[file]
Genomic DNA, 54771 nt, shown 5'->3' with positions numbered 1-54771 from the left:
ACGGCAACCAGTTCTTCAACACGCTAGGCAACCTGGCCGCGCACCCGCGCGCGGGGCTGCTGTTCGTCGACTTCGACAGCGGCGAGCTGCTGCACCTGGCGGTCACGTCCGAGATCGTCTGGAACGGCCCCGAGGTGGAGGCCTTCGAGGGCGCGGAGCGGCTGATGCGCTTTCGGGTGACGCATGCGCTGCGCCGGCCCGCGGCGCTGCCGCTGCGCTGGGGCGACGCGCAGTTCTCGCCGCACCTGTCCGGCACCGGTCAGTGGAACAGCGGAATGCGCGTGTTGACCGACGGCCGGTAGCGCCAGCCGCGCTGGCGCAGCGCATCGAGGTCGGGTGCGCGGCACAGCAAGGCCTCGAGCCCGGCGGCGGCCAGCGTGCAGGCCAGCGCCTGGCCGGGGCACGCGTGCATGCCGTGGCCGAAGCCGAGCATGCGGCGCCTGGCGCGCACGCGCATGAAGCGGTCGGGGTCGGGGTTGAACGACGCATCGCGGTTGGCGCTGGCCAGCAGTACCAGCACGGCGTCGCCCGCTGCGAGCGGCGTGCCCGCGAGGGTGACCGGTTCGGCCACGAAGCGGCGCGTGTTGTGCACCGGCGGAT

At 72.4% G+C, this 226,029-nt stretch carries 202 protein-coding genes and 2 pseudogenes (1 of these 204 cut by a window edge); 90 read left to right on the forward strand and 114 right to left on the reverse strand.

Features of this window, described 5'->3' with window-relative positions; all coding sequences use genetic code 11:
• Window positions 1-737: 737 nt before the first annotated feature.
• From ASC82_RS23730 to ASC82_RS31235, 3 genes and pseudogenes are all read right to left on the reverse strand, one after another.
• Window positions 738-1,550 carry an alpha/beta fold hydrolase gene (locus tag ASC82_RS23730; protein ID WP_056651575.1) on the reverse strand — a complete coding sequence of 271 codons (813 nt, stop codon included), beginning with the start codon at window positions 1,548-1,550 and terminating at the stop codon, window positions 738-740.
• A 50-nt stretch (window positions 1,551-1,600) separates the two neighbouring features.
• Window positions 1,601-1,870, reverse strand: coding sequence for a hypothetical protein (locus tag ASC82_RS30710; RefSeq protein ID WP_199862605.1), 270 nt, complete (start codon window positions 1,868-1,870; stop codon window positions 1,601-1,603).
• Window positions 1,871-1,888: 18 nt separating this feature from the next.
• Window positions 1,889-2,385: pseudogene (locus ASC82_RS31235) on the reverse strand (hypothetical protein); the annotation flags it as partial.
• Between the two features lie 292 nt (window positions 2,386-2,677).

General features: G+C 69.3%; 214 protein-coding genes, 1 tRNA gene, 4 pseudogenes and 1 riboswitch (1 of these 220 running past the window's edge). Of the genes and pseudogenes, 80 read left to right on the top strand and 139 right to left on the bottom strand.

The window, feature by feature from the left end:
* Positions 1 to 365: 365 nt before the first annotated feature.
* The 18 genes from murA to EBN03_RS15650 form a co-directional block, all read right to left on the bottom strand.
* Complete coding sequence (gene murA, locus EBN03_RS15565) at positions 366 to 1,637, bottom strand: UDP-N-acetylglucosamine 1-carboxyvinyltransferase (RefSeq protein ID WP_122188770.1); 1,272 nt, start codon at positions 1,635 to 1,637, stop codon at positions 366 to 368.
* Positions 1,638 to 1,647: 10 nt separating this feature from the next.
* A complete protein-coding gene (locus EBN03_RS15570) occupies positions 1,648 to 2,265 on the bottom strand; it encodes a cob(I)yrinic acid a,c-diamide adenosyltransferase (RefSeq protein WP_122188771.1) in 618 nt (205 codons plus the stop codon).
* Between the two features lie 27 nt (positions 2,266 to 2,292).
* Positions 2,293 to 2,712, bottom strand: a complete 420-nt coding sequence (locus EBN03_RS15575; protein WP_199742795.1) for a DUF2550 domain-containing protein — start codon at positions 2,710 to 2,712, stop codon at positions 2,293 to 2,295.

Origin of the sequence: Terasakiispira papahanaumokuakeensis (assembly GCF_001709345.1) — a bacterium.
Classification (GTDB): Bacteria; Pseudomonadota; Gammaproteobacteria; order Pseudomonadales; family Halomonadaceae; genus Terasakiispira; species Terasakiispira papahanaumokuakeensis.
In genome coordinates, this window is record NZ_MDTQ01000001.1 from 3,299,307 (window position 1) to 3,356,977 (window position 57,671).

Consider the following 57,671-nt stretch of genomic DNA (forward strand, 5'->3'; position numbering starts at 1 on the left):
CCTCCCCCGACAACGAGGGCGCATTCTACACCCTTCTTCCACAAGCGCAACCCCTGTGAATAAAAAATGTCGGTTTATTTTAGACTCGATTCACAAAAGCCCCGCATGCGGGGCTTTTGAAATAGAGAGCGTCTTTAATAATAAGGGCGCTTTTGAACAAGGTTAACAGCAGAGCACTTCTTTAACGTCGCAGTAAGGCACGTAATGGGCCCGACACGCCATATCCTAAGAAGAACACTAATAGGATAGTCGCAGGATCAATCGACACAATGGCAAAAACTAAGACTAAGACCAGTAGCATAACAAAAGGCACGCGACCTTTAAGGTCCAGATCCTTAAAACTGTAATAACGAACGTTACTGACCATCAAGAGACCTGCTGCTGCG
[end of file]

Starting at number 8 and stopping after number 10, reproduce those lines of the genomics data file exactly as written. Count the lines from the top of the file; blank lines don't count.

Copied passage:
• A 50-nt stretch (window positions 1,551-1,600) separates the two neighbouring features.
• Window positions 1,601-1,870, reverse strand: coding sequence for a hypothetical protein (locus tag ASC82_RS30710; RefSeq protein ID WP_199862605.1), 270 nt, complete (start codon window positions 1,868-1,870; stop codon window positions 1,601-1,603).
• Window positions 1,871-1,888: 18 nt separating this feature from the next.